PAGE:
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Date: Monday, February 27, 2006

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New Program for Young Investigators

The College of Medicine, under the leadership of Dean David Stern, MD, has opened the Center for Clinical and Translational Science and Training (CCTST), which will support young investigators by helping to develop mentored (K01/K23) and training grant (T32) applications to the National Institutes of Health and similar foundations. The new center is codirected by Joel Tsevat, MD, professor of medicine, and James Heubi, MD, professor of pediatrics at UC and a pediatric gastroenterologist at Cincinnati Children's Hospital Medical Center (CCHMC), with support from program manager Susan Swearingen.


The CCTST, located out of the Dean's Office, includes a library of successful K01/K23 and T32 applications, featuring essential application information such as tables for T32s, mentor bio-sketches, departmental resource information and Academic Health Center data and statistics. The center also will work to coordinate various health-related master's programs at UC.


This March, CCTST will submit a planning grant for the Clinical and Translational Science Award, a NIH initiative that will further enhance and integrate clinical and translational research at UC and CCHMC. For more information on this award, visit


Rockefeller Professor to Discuss Fanconi Anemia Friday

Arleen Auerbach, PhD, associate professor and director of the International Fanconi Anemia Registry at Rockefeller University, will present "Are Fanconi Anemia Genes Associated with Cancer Susceptibility?" on Friday, March 3, from 11 a.m. to noon in Rieveschl Auditorium. The event, part of the UC Cancer Center Distinguished Scientists Seminar Series, is free and open to all. For more information, call (513) 558-1284.


Chakraborty Joins Indian Academy of Sciences

Ranajit Chakraborty, PhD, professor of environmental health, was recently elected to honorary fellowship in the Indian Academy of Sciences. This honor is bestowed on no more than three distinguished scientists annually. The group plans scientific meetings and publishes 11 scientific journals.


UC Hosts NIOSH Town Hall Meeting

The UC Education and Research Center, led by Scott Clark, PhD, director of the environmental and occupational hygiene division, will host the National Institute for Occupational Safety and Health's only manufacturing town hall meeting on Monday, March 6, from 9 a.m. to 5 p.m. at Edison Community College in Piqua, Ohio. The meeting's goal is to solicit feedback for the National Occupational Research Agenda, the national framework that sets research priorities for improved worker safety and health. For more information, visit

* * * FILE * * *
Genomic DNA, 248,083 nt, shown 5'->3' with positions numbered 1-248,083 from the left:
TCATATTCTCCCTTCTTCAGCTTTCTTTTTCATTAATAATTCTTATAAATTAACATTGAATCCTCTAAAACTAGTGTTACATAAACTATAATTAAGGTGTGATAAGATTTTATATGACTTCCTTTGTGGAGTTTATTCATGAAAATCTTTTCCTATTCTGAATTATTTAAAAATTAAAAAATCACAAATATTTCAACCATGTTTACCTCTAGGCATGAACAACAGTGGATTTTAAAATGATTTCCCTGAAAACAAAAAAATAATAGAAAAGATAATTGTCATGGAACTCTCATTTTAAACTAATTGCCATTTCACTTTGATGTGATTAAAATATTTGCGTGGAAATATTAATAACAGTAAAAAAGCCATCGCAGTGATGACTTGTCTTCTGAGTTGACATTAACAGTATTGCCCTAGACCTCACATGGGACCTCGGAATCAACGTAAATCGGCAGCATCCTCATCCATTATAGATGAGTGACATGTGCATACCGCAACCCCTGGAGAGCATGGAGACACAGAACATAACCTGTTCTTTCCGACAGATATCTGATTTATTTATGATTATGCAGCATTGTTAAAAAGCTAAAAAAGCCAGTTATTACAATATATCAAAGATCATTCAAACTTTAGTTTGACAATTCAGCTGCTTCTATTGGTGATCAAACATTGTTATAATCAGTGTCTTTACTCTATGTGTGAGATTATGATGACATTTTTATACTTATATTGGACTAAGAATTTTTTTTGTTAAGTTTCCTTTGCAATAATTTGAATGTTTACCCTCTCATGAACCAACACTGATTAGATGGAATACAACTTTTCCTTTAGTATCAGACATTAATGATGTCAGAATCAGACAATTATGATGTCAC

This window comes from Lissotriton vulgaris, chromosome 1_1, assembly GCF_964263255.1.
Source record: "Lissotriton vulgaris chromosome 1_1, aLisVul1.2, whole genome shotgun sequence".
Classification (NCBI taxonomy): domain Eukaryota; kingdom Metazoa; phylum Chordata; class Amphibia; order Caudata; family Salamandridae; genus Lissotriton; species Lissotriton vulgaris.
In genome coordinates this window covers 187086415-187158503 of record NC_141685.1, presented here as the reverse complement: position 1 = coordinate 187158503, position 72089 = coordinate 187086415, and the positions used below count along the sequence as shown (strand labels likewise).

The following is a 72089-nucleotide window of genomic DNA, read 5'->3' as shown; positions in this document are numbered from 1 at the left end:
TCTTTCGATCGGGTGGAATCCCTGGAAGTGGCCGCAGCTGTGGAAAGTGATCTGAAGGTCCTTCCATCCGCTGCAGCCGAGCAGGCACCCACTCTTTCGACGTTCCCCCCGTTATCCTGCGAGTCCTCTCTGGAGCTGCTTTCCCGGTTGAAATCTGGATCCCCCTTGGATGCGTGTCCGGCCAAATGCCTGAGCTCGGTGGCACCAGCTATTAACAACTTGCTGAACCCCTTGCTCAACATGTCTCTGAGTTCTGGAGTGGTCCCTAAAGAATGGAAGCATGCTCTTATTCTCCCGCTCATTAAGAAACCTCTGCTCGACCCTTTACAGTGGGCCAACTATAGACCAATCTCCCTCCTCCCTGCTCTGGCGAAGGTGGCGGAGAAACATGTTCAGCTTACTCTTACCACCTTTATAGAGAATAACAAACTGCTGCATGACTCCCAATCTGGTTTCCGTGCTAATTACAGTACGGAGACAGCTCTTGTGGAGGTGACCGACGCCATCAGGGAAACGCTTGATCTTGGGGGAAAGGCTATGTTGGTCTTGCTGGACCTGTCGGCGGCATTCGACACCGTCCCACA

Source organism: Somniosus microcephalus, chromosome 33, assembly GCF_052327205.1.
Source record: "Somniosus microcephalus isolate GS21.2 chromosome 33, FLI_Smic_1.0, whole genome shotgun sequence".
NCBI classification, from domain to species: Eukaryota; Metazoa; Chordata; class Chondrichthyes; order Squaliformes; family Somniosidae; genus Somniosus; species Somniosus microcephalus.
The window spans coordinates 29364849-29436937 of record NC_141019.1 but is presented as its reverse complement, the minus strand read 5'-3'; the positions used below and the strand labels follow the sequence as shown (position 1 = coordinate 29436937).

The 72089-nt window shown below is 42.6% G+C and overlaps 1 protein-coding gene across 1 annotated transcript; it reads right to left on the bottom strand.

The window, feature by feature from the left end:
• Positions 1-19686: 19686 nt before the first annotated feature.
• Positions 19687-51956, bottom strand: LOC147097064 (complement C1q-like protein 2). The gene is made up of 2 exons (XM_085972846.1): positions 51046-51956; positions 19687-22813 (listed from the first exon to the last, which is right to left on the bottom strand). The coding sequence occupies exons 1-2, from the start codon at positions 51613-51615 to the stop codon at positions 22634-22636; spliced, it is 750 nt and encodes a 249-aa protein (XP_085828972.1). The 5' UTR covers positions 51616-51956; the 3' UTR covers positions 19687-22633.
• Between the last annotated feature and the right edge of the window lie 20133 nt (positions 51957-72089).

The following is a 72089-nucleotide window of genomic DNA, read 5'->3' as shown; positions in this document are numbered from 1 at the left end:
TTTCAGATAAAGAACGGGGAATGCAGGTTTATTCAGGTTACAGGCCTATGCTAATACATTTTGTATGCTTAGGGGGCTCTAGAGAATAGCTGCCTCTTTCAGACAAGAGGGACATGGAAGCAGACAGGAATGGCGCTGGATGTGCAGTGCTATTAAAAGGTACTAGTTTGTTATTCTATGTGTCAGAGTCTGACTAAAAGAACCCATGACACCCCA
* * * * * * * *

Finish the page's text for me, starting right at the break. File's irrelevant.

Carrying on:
Hoxworth Hosts Lipid Disorder Program

Hoxworth Blood Center, in conjunction with Kaneka Pharma America, will host a program on managing familial hyperlipidemia and LDL apheresis at 6 p.m. Tuesday, March 7, in the fourth floor boardroom of Hoxworth Blood Center. Lawrence Sperling, MD, director of preventive cardiology at Emory University, will be the featured guest speaker. The event, which includes dinner, is free and open to all physicians, practice managers, registered nurses or physician assistants. Seating is limited. To RSVP, call (513) 558-1333.


Biomedical Engineering Seminar

Patrick Crago, MD, will discuss expanding upper-extremity function in people with spinal cord injury, as part of the Biomedical Engineering Seminar to be held at 4 p.m. Wednesday, March 8, in Medical Sciences Building room 6254. Dr. Crago is the Allen H. and Constance T. Ford Professor and chair of the biomedical engineering department at Case Western Reserve University. All are welcome to attend this free seminar. For more information, call (513) 558-5577.


Gall Lectureship Features Nobel Prize Winner

Phillip Sharp, PhD, 1993 Nobel laureate in physiology or medicine and founder of the McGovern Institute at the Massachusetts Institute of Technology, will deliver the annual Edward A. Gall Lecture at noon Friday, March 10, in Kresge Auditorium. His topic will be "The Amazing Biology of Short RNAs." Dr. Sharp is recognized for his work on the molecular biology of gene expression and its relevance to cancer. Sponsored by the department of pathology and laboratory medicine, the Gall lectureship honors the renowned pathologist, teacher and scientist who chaired the pathology department from 1948 to 1970. For more information, contact Joey Young at (513) 558-7079 or

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